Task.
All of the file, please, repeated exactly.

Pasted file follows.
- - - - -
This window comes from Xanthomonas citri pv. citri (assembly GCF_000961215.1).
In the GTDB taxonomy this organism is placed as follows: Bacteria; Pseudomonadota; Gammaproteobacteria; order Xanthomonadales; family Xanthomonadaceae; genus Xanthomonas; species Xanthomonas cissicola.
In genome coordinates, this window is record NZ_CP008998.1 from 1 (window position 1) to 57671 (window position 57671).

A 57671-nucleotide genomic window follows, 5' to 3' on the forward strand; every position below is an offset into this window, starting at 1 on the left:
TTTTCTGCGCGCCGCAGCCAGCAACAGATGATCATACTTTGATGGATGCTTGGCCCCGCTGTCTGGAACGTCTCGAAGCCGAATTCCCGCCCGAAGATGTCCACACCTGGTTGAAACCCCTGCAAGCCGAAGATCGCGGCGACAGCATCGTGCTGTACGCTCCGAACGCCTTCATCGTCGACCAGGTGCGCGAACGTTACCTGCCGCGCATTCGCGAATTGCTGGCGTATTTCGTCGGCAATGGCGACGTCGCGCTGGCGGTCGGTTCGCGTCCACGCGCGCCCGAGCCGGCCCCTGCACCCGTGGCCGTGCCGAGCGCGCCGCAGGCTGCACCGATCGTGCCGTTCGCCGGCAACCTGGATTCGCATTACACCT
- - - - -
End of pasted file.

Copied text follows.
This window comes from Xanthomonas citri pv. citri (assembly GCF_000961215.1).
In the GTDB taxonomy this organism is placed as follows: Bacteria; Pseudomonadota; Gammaproteobacteria; order Xanthomonadales; family Xanthomonadaceae; genus Xanthomonas; species Xanthomonas cissicola.
In genome coordinates, this window is record NZ_CP008998.1 from 1 (window position 1) to 57671 (window position 57671).

A 57671-nucleotide genomic window follows, 5' to 3' on the forward strand; every position below is an offset into this window, starting at 1 on the left:
TTTTCTGCGCGCCGCAGCCAGCAACAGATGATCATACTTTGATGGATGCTTGGCCCCGCTGTCTGGAACGTCTCGAAGCCGAATTCCCGCCCGAAGATGTCCACACCTGGTTGAAACCCCTGCAAGCCGAAGATCGCGGCGACAGCATCGTGCTGTACGCTCCGAACGCCTTCATCGTCGACCAGGTGCGCGAACGTTACCTGCCGCGCATTCGCGAATTGCTGGCGTATTTCGTCGGCAATGGCGACGTCGCGCTGGCGGTCGGTTCGCGTCCACGCGCGCCCGAGCCGGCCCCTGCACCCGTGGCCGTGCCGAGCGCGCCGCAGGCTGCACCGATCGTGCCGTTCGCCGGCAACCTGGATTCGCATTACACCT